For the second day in row, the Solheim Cup was filled with drama and controversy, not to mention painful — and embarrassing — rulings that unnecessarily lasted nearly 30 minutes (maybe longer, but I fell asleep around the 22nd minute) over a drop from a hazard.
On the 16th hole, Beatriz Recari and Cristie Kerr knocked their tee balls in the hazard and there was debate over where their balls last crossed the hazard line and arguing ensued for nearly 30 minutes before the ladies reached consensus. Meanwhile, Recari and Kerr’s playing partners, Karine Icher and Morgan Pressel, were waiting to play from the fairway.
To cap off a hard-fought match in the near dark, Icher dropped in her birdie putt from off the green on the 18th to complete the European sweep in the afternoon fourball matches.
Paula Creamer and 18-year-old Lexi Thompson were defeated by the English duo of Jodi Ewart Shadoff and 17-year-old Charley Hull 2-up. But, not without a bit of controversy! On the 7th hole, Ewart Shadoff stuck her approach to tap-in distance and the birdie was conceded. Meanwhile, Creamer left her birdie putt well short, but the putt for par was on the same line as Lexi’s birdie upcoming birdie attempt.
As Creamer was setting up over the putt, one of the European caddies yelled, “It’s good.” Paula became visibly upset, throwing her hands up in annoyance. Ewart Shadoff and Hull looked scared. While Lexi was lining up her putt, Ewart Shadoff had gone to a rules official to make sure the concession to Creamer was all A-OK, and then, that caused the official to interrupt Thompson’s routine. More annoyance and disgust from the Americans. Lexi ended up still rolling in her putt to halve the hole.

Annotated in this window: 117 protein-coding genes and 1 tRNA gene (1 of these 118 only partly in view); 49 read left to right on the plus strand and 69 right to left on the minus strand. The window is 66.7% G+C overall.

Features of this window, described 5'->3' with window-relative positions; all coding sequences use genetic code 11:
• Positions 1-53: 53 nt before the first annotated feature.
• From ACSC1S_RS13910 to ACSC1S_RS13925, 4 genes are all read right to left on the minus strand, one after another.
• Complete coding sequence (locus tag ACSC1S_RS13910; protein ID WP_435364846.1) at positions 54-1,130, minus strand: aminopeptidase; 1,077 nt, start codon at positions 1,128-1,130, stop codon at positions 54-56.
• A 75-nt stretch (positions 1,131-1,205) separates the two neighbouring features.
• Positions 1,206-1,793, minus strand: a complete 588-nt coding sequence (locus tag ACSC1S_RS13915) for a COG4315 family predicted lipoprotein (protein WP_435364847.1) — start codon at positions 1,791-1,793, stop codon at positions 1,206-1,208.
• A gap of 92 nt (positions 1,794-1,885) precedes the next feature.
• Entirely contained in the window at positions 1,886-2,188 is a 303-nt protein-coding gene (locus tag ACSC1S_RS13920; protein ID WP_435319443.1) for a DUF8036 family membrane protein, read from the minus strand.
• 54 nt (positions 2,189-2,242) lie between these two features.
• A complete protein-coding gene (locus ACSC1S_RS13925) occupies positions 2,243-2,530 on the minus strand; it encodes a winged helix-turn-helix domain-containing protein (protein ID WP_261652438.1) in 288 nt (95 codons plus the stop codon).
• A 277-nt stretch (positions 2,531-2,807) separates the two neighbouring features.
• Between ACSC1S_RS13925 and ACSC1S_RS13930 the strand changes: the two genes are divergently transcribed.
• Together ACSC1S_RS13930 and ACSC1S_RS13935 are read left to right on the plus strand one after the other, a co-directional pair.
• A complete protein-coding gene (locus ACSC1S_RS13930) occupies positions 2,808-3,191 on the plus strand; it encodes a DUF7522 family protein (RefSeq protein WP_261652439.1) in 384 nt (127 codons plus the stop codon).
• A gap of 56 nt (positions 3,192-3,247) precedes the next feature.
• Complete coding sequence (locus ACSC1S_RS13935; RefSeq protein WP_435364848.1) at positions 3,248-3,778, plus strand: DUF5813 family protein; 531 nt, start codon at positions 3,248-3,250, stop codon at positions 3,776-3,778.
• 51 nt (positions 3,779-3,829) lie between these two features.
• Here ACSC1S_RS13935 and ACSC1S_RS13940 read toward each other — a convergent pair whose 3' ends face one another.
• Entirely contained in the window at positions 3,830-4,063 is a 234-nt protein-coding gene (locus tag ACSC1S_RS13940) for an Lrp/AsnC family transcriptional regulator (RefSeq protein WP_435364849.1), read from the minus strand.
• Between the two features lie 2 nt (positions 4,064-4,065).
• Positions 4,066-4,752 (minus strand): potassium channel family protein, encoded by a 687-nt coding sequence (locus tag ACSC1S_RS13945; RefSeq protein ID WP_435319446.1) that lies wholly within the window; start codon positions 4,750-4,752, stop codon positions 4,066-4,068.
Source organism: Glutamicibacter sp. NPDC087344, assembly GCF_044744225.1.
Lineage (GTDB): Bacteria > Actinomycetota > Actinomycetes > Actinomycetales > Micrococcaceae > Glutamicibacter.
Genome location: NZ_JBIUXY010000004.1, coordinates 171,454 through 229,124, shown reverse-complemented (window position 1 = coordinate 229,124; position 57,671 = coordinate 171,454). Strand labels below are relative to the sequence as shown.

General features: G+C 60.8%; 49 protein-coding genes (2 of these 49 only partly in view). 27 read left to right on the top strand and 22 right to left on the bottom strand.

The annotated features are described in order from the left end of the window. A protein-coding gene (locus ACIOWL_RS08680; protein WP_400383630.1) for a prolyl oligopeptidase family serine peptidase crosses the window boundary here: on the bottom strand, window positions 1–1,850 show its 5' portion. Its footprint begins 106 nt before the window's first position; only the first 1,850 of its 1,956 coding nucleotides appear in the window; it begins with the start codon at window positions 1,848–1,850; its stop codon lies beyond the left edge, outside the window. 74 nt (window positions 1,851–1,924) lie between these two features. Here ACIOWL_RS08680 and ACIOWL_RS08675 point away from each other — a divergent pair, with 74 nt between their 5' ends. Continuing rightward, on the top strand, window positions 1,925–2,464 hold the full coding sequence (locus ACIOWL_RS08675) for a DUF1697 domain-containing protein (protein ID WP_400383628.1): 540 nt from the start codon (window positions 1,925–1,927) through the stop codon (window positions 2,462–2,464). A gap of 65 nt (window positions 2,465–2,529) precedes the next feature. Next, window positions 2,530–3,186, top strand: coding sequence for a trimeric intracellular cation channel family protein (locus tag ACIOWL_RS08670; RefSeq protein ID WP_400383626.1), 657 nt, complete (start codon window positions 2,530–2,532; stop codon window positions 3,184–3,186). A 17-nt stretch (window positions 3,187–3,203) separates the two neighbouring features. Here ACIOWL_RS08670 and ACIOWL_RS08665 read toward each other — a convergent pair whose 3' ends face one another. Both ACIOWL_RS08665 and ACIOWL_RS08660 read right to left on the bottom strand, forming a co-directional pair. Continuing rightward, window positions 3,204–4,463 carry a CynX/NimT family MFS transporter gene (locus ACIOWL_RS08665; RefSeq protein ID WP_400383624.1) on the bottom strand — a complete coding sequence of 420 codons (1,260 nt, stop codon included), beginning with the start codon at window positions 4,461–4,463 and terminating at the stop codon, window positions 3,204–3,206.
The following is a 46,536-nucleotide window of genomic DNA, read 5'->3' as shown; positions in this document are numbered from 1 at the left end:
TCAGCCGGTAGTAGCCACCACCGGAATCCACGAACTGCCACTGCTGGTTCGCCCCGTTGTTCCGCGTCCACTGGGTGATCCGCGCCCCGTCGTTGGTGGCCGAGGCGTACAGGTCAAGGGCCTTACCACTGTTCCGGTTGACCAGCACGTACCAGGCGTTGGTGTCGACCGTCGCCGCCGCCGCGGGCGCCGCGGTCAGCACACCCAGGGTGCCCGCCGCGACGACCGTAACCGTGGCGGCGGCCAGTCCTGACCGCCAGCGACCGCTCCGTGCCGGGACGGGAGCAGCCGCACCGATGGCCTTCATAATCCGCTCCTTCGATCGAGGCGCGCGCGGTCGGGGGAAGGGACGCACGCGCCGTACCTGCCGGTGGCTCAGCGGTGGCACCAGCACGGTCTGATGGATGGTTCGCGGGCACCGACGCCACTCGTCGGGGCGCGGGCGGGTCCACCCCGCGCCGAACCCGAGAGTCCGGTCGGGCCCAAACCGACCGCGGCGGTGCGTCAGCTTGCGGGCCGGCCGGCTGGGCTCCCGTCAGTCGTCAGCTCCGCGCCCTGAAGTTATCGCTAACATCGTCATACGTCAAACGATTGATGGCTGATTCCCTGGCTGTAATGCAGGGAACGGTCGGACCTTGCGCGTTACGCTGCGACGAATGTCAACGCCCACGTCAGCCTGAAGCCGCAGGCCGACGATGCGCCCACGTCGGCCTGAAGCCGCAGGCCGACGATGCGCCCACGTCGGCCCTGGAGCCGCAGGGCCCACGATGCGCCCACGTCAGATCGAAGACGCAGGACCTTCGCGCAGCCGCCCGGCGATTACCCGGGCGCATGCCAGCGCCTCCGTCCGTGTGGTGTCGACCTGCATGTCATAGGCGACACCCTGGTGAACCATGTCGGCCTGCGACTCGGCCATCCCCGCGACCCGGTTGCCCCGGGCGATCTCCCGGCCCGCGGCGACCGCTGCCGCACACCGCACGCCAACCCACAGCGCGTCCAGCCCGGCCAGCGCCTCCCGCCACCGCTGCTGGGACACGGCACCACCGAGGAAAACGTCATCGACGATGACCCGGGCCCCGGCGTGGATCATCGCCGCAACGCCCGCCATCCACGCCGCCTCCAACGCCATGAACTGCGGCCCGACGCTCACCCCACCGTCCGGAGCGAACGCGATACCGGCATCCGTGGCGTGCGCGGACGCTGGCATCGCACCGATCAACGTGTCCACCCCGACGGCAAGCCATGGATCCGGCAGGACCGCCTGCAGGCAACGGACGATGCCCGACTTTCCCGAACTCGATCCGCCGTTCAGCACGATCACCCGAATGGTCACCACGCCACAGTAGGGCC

Then, on the 8th, Ewart Shadoff rolled in a 10-footer for birdie to take the 1-up lead and never looked back.
In what was perhaps the biggest turnaround, Carlota Ciganda, who struggled playing with Suzann Pettersen on Friday, was partnered with her good friend Azahara Munoz on Saturday afternoon. Ciganda made a number of birdies, including the putt to win the match and defeat Angela Stanford and Gerina Piller 1-up.
Michelle Wie and Jessica Korda were defeated by the formidable Caroline Hedwall and Caroline Masson. Korda seemed like a non-factor for most of the match, while Wie missed a number of putts but also made her fair share of clutch putts.
On the 16th, Wie needed to drop a five-footer to extend the match to another hole, and when she did, she was pumped up and ran to the 17th tee before the Europeans finished putting out, which was poor form (but to be fair, she probably got caught up in the moment and I’m not sure where Korda was, but I assume with Wie).
The Europeans blanked the Americans 4-0 in the afternoon fourball matches and take a commanding 10.5 to 5.5 lead heading into Sunday singles. Europe has never won on American soil and only needs 14 points to retain the Cup. Barring a miracle from the Americans, it looks like the Europeans will win the Solheim Cup for the second consecutive time — another feat never achieved before.